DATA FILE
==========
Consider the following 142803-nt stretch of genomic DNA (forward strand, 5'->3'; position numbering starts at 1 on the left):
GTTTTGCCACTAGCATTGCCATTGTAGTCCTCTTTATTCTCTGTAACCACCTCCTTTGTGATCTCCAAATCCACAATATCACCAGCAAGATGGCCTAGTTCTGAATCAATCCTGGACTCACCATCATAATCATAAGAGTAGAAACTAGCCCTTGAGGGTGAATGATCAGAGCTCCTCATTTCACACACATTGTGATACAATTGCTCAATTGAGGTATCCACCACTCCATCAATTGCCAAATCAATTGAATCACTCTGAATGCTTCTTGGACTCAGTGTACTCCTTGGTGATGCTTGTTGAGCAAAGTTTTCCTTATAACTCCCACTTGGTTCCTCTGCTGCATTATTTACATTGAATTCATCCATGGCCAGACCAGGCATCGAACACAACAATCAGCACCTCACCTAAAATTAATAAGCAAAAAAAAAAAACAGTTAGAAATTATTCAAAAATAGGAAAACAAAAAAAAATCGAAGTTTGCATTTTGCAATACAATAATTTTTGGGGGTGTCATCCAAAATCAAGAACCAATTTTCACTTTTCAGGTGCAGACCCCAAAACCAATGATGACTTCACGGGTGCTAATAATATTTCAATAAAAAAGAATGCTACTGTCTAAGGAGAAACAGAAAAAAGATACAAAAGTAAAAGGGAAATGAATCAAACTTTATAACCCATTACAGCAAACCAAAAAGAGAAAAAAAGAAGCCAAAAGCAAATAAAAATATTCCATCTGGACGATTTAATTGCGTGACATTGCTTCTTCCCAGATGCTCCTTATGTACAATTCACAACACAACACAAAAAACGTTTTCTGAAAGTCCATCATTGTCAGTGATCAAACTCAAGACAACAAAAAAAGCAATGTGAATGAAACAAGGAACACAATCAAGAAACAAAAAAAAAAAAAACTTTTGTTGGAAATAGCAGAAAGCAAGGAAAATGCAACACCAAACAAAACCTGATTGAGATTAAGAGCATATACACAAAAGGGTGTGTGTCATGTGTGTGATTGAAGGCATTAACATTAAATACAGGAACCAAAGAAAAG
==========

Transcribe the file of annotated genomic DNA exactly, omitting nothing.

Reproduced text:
Consider the following 142803-nt stretch of genomic DNA (forward strand, 5'->3'; position numbering starts at 1 on the left):
GTTTTGCCACTAGCATTGCCATTGTAGTCCTCTTTATTCTCTGTAACCACCTCCTTTGTGATCTCCAAATCCACAATATCACCAGCAAGATGGCCTAGTTCTGAATCAATCCTGGACTCACCATCATAATCATAAGAGTAGAAACTAGCCCTTGAGGGTGAATGATCAGAGCTCCTCATTTCACACACATTGTGATACAATTGCTCAATTGAGGTATCCACCACTCCATCAATTGCCAAATCAATTGAATCACTCTGAATGCTTCTTGGACTCAGTGTACTCCTTGGTGATGCTTGTTGAGCAAAGTTTTCCTTATAACTCCCACTTGGTTCCTCTGCTGCATTATTTACATTGAATTCATCCATGGCCAGACCAGGCATCGAACACAACAATCAGCACCTCACCTAAAATTAATAAGCAAAAAAAAAAAACAGTTAGAAATTATTCAAAAATAGGAAAACAAAAAAAAATCGAAGTTTGCATTTTGCAATACAATAATTTTTGGGGGTGTCATCCAAAATCAAGAACCAATTTTCACTTTTCAGGTGCAGACCCCAAAACCAATGATGACTTCACGGGTGCTAATAATATTTCAATAAAAAAGAATGCTACTGTCTAAGGAGAAACAGAAAAAAGATACAAAAGTAAAAGGGAAATGAATCAAACTTTATAACCCATTACAGCAAACCAAAAAGAGAAAAAAAGAAGCCAAAAGCAAATAAAAATATTCCATCTGGACGATTTAATTGCGTGACATTGCTTCTTCCCAGATGCTCCTTATGTACAATTCACAACACAACACAAAAAACGTTTTCTGAAAGTCCATCATTGTCAGTGATCAAACTCAAGACAACAAAAAAAGCAATGTGAATGAAACAAGGAACACAATCAAGAAACAAAAAAAAAAAAAACTTTTGTTGGAAATAGCAGAAAGCAAGGAAAATGCAACACCAAACAAAACCTGATTGAGATTAAGAGCATATACACAAAAGGGTGTGTGTCATGTGTGTGATTGAAGGCATTAACATTAAATACAGGAACCAAAGAAAAG